Wright testified that she initially refused to lay down, and as a result he hit her and knocked her down. The two continued to struggle and Peterson struck her again. Wright testified that Peterson ripped her clothes off and threatened to slice her throat with a knife. Fearing for her life, Wright testified that she ceased struggling and Peterson began to rape her. She testified in brutal detail that she was raped and forced to perform oral sex four times before she was able to escape. While running away wearing no more than her socks and a blouse with all the buttons ripped off, she fell down several times and jumped a ditch. She further testified that she eventually stopped at a house down the road from Cooper's and knocked on the door for help.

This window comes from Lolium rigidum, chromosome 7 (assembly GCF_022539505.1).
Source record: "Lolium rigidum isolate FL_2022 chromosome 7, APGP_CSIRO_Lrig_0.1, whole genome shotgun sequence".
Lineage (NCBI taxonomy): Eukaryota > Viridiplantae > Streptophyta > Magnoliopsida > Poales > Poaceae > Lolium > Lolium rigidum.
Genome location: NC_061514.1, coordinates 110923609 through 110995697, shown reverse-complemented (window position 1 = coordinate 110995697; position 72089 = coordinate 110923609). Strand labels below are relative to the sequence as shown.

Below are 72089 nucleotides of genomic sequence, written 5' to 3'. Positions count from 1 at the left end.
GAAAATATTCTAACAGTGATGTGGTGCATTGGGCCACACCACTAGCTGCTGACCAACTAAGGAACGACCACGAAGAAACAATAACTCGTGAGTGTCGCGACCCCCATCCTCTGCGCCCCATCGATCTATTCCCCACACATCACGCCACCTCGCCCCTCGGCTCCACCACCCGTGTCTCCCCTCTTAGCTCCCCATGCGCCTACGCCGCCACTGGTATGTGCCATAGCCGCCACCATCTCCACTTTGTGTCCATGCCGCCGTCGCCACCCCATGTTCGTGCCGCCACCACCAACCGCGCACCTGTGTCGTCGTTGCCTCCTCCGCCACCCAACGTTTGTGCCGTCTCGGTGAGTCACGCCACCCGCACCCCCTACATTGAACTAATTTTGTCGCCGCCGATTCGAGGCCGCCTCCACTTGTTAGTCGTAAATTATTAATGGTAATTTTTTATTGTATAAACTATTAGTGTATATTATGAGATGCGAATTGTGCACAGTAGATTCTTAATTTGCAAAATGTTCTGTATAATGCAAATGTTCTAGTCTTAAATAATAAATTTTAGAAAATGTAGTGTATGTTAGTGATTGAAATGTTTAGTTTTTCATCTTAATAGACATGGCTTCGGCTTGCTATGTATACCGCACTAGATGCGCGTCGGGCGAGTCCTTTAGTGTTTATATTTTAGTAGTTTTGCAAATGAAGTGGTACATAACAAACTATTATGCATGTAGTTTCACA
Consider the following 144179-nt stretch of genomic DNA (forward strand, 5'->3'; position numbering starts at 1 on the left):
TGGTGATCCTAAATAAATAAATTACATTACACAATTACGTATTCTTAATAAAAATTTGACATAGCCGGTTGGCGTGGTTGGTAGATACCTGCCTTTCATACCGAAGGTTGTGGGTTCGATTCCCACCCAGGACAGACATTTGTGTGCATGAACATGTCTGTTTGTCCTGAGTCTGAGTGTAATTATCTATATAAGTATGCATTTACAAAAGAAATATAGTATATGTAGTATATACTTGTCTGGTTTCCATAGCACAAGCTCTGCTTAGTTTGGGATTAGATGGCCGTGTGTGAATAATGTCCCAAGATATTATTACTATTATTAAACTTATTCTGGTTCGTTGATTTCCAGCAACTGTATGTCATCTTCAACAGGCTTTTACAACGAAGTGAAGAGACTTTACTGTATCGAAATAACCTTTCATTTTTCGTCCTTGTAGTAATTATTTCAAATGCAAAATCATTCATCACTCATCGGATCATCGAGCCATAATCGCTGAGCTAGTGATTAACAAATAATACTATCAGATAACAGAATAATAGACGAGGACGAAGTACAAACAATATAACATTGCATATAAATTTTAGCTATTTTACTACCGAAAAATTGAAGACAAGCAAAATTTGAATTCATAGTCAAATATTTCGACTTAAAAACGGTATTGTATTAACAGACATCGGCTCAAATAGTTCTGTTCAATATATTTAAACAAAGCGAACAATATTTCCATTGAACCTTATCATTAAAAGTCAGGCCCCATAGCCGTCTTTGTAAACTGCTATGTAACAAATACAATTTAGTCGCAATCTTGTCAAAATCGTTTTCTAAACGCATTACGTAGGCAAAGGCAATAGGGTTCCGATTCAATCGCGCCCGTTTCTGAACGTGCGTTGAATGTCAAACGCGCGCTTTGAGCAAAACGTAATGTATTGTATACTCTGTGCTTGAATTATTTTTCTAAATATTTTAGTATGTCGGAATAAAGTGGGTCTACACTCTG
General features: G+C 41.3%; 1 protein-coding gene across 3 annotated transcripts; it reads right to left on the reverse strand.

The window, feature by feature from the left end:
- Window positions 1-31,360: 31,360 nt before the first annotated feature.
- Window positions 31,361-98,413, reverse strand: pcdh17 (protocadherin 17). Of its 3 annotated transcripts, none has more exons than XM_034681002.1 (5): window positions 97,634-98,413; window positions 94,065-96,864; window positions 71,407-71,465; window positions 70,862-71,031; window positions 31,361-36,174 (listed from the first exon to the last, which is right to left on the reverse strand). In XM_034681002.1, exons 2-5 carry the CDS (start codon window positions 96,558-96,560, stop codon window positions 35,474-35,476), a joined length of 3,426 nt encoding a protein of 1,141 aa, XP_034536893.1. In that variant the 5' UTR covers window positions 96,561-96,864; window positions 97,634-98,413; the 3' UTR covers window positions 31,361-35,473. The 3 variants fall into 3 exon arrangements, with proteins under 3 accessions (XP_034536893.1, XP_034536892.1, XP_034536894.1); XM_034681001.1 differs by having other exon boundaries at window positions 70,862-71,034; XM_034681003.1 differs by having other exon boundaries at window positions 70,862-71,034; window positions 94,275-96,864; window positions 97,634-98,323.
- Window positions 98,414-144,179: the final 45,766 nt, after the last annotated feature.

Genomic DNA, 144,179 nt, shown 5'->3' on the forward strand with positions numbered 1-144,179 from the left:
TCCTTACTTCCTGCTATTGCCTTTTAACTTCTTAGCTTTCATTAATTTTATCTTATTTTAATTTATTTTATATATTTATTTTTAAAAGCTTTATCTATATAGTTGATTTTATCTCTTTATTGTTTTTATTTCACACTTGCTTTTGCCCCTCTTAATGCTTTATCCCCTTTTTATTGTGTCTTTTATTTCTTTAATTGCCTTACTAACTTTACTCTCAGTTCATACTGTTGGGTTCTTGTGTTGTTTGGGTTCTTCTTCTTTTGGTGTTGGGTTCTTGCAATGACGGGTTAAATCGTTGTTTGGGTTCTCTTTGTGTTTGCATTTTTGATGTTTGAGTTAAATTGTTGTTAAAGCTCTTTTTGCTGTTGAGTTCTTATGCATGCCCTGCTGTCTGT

Peterson disagrees with Wright's testimony. Peterson testified that when the two of them arrived at Cooper's, they began kissing and fondling in the car until it became too small and crowded. Peterson stated that they then got out of the car and went over to the building and had consensual sex. He testified that they consensually had sexual relations once, and she consensually performed oral sex upon him. He also testified that they had not finished when she told him to "[h]old on" and ran toward Mike Quinn's home.